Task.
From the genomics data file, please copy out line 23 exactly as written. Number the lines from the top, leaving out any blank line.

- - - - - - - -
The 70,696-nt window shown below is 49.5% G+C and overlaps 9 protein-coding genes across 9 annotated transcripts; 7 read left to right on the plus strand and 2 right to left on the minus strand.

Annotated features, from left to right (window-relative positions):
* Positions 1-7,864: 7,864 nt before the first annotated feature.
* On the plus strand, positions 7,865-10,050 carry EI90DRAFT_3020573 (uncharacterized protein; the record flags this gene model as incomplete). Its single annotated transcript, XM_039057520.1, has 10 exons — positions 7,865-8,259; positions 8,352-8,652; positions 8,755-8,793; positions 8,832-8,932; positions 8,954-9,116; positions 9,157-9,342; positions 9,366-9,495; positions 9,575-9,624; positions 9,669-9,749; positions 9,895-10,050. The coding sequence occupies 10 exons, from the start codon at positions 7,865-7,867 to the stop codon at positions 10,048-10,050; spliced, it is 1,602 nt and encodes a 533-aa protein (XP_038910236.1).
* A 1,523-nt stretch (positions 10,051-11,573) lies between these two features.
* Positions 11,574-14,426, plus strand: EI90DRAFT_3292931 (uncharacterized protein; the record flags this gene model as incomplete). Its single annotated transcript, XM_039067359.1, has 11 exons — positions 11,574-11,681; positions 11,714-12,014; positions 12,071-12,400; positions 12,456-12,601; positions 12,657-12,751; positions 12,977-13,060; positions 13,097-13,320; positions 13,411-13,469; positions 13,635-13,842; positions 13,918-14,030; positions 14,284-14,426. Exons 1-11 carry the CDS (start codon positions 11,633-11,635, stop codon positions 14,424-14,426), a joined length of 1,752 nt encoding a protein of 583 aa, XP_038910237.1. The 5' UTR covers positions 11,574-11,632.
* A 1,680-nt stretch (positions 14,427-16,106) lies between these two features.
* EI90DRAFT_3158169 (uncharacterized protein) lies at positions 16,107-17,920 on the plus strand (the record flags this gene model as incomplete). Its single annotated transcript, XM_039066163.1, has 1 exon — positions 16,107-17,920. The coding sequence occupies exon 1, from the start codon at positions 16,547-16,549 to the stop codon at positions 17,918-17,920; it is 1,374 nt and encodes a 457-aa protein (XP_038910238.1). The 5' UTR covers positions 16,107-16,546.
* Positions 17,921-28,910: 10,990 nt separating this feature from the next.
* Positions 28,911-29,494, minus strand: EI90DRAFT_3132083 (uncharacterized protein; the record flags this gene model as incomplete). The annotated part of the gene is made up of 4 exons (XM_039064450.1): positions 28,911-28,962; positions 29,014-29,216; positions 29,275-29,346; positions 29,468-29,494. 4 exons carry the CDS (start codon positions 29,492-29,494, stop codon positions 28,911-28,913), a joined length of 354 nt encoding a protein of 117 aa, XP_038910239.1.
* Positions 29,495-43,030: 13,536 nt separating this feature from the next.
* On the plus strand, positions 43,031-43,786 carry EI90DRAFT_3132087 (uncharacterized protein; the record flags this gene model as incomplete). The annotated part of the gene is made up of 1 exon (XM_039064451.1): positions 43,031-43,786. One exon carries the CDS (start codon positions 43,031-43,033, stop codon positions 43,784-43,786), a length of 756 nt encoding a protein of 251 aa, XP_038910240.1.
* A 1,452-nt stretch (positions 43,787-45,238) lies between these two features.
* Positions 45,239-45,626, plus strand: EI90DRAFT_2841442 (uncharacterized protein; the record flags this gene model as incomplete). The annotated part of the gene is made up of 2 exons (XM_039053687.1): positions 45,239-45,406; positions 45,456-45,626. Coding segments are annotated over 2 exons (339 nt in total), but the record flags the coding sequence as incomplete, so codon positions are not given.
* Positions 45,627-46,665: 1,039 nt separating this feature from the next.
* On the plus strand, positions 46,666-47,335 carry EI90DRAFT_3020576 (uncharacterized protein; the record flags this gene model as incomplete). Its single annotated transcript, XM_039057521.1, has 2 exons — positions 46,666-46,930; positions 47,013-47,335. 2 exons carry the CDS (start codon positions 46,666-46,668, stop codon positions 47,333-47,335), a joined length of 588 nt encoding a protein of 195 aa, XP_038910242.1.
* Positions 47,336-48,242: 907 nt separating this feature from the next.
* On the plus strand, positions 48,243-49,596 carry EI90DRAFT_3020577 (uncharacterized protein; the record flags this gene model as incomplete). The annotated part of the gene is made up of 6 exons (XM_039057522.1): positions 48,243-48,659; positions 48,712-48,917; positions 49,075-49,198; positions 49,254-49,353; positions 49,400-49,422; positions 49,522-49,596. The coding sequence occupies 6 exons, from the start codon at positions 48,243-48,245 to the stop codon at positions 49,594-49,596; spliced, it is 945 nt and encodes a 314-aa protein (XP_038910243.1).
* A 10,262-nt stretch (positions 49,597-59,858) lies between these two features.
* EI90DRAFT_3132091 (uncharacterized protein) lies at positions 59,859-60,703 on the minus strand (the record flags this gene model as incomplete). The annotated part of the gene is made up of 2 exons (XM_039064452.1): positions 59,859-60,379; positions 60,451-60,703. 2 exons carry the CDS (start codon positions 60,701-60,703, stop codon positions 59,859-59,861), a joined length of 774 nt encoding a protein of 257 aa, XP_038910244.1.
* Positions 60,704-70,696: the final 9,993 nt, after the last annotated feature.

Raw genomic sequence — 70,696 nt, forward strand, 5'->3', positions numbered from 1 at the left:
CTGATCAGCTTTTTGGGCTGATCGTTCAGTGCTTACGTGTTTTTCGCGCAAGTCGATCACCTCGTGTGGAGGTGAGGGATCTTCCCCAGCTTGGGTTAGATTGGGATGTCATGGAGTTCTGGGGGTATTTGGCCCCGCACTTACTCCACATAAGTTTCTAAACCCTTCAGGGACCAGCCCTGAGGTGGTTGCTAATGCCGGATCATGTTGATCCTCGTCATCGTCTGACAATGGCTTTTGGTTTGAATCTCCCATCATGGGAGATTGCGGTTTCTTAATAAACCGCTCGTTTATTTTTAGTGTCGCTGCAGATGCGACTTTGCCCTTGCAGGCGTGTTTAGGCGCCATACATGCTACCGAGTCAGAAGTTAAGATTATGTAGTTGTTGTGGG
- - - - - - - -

CTGATCAGCTTTTTGGGCTGATCGTTCAGTGCTTACGTGTTTTTCGCGCAAGTCGATCACCTCGTGTGGAGGTGAGGGATCTTCCCCAGCTTGGGTTAGATTGGGATGTCATGGAGTTCTGGGGGTATTTGGCCCCGCACTTACTCCACATAAGTTTCTAAACCCTTCAGGGACCAGCCCTGAGGTGGTTGCTAATGCCGGATCATGTTGATCCTCGTCATCGTCTGACAATGGCTTTTGGTTTGAATCTCCCATCATGGGAGATTGCGGTTTCTTAATAAACCGCTCGTTTATTTTTAGTGTCGCTGCAGATGCGACTTTGCCCTTGCAGGCGTGTTTAGGCGCCATACATGCTACCGAGTCAGAAGTTAAGATTATGTAGTTGTTGTGGG